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Old 12-28-2011, 12:39 PM   #1
natemtb
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Default Boil Evaporation?

I would like to do a full 5 gallon boil on my next batch. I was wondering if any of you guys know how much water I need to start with? 60 min. Boil, 70 quart pot, ambient temp 45-50 degrees f. Is my pot big enough? Should I add water as I go or put it all in from the beginning?
Or any other tips and suggestions?

I did a quick search but my doing it on my phone I couldn't find much. Thanks in advance for your help and input!
Thanks,
Nate

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Old 12-28-2011, 12:47 PM   #2
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I usually boil about 6.25-6.5 gallons of wort and end up with a little over 5.5 when I am finished.

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Old 12-28-2011, 12:50 PM   #3
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6.5-7 gallons you take boil off and trub that should get you 5-5.5 in the ferm. You may have to adjust this on your next brew so take notes. There is no formula for all I have a boiloff rate of 1.5gph and that took several brew days to dial in.
Also never forget that if you have to much wort after 1 hour continue boiling until it gets to where you want it. I regularly do 90 minute boils.

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Old 12-28-2011, 01:11 PM   #4
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I start with 6.5 and am usually very close to 5 after all the transfers, tubing, etc. Your methods will vary, of course, but 6.5 is a good starting point to account for evaporation with a decent rolling boil.

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Old 12-28-2011, 01:27 PM   #5
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The actual evaporation rate depends on your pot dimensions, and how hard you boil. So as others have said, start with 6.5. But after 60 minutes, be sure to make a note of the new level of the wort in your pot. That way you'll know the % you boiled off, and you will be able to properly estimate the amount you would need for a longer boil. Or a different sized batch.

FYI - the humidity in the air matters. When I boiled in the garage, in the winter, on a cold dry day, I boiled off a full extra gallon. So if you happen to be outside in the winter, you may want to up your starting wort a little bit.

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Old 12-28-2011, 01:40 PM   #6
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I found out the hard way that when using a full boil size pot, I need to add basically the amount of water to start with that equals the wort I want to end up with. The kit can and extracts need to be taken into account and they will raise the quantity a good amount. If I was using grains, the water would probably increase due in part to the boiling times.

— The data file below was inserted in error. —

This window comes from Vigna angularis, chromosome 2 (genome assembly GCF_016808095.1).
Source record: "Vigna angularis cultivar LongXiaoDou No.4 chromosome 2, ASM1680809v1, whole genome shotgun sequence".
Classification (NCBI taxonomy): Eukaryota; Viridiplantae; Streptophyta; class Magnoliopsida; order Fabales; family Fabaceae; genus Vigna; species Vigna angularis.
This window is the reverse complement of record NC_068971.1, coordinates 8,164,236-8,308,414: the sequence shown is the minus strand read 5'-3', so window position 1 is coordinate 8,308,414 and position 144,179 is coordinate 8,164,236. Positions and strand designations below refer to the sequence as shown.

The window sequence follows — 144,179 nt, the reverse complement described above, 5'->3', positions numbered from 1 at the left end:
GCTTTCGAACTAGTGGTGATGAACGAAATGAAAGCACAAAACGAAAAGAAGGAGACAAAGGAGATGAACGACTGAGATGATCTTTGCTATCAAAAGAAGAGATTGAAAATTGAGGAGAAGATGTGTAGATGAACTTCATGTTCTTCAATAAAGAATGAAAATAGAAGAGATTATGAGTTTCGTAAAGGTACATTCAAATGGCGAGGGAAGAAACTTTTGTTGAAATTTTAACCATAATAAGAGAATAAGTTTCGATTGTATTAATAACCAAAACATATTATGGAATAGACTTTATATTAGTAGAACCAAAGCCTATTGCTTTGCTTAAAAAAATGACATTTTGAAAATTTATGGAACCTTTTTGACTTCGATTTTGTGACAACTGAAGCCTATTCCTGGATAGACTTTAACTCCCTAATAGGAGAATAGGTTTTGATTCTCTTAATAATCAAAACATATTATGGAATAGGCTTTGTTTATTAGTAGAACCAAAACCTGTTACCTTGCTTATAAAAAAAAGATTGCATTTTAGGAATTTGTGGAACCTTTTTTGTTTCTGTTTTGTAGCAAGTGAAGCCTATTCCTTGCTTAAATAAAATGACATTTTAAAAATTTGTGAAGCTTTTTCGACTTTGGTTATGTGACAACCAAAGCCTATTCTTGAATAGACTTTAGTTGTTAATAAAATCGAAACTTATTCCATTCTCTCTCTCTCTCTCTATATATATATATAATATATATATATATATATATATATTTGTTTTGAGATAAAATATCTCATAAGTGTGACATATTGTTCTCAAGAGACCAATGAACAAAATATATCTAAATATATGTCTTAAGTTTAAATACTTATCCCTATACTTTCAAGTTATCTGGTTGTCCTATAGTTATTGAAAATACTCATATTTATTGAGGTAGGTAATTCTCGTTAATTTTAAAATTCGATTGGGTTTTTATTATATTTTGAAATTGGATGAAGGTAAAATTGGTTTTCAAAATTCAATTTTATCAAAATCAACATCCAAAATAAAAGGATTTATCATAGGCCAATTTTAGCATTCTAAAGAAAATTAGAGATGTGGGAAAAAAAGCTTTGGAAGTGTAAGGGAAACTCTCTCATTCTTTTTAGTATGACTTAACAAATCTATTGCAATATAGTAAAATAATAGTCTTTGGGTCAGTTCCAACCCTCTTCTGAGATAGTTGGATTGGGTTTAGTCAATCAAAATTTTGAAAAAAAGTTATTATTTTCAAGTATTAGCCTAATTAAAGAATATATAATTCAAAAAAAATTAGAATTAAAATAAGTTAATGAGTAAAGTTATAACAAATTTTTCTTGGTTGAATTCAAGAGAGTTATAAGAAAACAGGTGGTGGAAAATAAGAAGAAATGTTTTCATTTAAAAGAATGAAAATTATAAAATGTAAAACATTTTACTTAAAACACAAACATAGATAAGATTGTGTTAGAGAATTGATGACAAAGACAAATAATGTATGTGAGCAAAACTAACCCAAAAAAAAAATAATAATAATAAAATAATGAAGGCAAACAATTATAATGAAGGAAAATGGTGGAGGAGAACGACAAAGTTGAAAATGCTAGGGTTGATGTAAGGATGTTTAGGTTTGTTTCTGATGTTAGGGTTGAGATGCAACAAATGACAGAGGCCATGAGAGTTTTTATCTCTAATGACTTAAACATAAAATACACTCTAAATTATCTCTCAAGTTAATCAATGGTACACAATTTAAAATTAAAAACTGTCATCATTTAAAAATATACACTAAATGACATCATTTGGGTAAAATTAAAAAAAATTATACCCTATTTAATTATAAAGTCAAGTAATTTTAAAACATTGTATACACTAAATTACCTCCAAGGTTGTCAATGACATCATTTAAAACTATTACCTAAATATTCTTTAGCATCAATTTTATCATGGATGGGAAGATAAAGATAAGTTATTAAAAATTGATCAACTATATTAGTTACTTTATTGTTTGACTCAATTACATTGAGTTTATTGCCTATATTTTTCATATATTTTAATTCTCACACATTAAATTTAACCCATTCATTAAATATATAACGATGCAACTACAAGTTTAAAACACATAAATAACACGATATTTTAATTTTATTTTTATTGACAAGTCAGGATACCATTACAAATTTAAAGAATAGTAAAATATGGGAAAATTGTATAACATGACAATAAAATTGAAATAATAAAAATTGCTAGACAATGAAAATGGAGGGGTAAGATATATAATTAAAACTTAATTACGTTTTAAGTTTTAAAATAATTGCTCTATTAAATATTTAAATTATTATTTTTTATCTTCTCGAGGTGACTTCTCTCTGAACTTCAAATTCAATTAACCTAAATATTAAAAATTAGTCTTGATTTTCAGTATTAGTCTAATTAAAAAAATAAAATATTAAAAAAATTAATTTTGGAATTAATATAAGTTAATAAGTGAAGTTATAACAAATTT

And don't forget to scratch a line for the final wort quantity on the inside of the pan. Also marking 5 gallons and 6 gallons is helpful too.

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Old 12-28-2011, 01:44 PM   #7
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I usually lose about 1 gallon in the summer months and 1.5 gallons in the winter months. Just depends on your pots liquid surface area, boil rate, outside humidity, etc... it'll take a few brew days to dial down. I would shoot high at first, say around 2 gallons or so, then time the rate of boil off to help with future brews. This way you can always boil down to your desired gravity. You could also just put a few gallons in your pot and boil for an hour just to calculate your boil off rate. It may cost a little bit in propane, but save the risk of ruining a good brew day.

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Old 12-28-2011, 05:49 PM   #8
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Thank you all

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Old 12-28-2011, 06:42 PM   #9
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So if you measure wrong and are short a gallon in your carboy, what effect is it gonna have? can you add more water after fermentation?

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Old 12-28-2011, 07:29 PM   #10
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Quote:
Originally Posted by AdamPag View Post
So if you measure wrong and are short a gallon in your carboy, what effect is it gonna have? can you add more water after fermentation?
Don't water down the fermented beer. Add water to the carboy before you pitch the yeast.

By shorting the water, you are strengthening the beer. It could be enough to affect fermentation to where you may need more yeast.
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